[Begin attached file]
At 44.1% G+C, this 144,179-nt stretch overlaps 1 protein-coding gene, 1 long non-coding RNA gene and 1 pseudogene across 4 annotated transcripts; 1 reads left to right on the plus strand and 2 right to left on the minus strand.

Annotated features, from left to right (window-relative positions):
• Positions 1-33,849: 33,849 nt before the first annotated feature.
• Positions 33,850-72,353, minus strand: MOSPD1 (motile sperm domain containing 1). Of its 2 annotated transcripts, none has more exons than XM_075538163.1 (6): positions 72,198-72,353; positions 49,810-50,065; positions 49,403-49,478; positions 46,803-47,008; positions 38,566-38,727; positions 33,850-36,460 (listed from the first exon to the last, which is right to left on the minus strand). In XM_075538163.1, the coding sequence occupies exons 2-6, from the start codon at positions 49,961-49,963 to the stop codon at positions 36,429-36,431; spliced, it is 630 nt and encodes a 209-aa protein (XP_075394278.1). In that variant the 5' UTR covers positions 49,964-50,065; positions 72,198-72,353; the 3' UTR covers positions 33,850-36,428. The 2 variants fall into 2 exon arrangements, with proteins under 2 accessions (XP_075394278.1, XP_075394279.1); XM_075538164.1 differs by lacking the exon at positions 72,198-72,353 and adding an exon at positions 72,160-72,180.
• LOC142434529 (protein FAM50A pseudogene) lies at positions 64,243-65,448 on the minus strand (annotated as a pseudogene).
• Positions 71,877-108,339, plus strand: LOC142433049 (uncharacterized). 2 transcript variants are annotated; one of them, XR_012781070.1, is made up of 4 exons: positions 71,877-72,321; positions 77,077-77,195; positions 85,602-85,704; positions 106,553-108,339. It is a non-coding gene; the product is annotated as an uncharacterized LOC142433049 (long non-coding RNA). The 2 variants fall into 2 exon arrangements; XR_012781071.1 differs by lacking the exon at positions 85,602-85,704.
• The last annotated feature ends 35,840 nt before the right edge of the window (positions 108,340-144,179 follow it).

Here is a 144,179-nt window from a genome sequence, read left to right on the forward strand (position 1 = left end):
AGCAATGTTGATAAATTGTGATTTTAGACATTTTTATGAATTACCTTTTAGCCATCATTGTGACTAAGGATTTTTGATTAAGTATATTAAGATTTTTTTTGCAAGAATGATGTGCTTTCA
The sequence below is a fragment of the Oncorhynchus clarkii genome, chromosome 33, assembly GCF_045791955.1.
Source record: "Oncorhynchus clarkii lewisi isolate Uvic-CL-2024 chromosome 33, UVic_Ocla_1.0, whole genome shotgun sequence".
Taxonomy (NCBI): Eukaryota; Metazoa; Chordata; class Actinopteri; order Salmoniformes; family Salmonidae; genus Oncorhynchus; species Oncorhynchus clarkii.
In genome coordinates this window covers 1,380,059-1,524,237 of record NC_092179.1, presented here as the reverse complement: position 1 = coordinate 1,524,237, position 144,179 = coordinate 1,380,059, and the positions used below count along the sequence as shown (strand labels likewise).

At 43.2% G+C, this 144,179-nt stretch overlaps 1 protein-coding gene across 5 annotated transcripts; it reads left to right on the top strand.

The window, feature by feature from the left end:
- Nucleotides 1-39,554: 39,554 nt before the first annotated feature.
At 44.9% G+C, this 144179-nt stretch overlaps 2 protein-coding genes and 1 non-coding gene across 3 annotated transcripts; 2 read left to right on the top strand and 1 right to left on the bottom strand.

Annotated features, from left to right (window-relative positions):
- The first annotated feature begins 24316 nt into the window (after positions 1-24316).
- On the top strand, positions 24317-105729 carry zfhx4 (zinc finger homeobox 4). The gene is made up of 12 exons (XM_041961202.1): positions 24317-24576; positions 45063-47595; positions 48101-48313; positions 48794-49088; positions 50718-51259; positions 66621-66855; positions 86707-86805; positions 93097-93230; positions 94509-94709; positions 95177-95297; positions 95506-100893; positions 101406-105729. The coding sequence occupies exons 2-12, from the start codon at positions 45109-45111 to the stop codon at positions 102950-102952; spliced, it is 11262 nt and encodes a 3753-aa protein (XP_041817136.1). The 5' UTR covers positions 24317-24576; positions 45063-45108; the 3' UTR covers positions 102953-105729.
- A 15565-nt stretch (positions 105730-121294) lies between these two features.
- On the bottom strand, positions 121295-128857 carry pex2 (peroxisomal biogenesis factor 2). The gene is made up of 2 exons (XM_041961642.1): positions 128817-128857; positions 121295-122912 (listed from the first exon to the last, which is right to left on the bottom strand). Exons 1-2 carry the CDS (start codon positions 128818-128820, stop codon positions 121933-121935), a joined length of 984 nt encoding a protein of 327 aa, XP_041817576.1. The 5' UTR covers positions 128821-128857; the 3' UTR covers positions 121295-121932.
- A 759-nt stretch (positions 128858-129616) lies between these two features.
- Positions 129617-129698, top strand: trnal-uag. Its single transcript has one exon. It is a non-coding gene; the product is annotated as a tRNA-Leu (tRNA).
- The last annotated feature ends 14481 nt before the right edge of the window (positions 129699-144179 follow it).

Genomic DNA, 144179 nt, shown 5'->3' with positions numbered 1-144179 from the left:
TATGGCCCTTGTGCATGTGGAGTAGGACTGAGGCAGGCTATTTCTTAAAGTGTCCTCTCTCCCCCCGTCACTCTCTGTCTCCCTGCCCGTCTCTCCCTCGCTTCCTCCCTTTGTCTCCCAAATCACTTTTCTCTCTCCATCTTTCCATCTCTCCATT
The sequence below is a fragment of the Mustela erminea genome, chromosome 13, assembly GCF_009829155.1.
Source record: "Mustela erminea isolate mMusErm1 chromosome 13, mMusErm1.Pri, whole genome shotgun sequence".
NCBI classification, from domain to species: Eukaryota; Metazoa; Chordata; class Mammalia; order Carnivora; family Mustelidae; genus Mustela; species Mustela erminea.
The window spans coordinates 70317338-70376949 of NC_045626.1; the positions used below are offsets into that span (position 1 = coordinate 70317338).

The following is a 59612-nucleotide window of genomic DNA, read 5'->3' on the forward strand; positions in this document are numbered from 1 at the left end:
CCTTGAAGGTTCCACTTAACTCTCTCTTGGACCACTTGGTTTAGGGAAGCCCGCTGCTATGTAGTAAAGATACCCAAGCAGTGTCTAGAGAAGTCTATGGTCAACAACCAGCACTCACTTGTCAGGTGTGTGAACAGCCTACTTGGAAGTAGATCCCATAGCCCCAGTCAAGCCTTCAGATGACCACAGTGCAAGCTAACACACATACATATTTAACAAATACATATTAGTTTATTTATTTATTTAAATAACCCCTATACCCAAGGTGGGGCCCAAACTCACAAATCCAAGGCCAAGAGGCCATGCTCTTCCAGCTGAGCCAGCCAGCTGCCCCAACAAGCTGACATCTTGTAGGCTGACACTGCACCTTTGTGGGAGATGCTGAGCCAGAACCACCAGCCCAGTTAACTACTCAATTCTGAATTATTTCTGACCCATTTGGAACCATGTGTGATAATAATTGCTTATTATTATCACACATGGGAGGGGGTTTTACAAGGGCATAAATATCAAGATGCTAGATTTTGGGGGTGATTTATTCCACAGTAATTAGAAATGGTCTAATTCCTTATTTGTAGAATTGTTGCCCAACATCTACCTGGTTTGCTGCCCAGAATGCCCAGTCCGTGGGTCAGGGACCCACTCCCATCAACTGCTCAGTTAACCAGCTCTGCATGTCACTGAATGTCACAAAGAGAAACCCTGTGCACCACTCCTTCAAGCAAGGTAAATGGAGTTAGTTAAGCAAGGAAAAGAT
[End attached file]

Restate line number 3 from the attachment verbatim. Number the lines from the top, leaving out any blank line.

• Positions 1-33,849: 33,849 nt before the first annotated feature.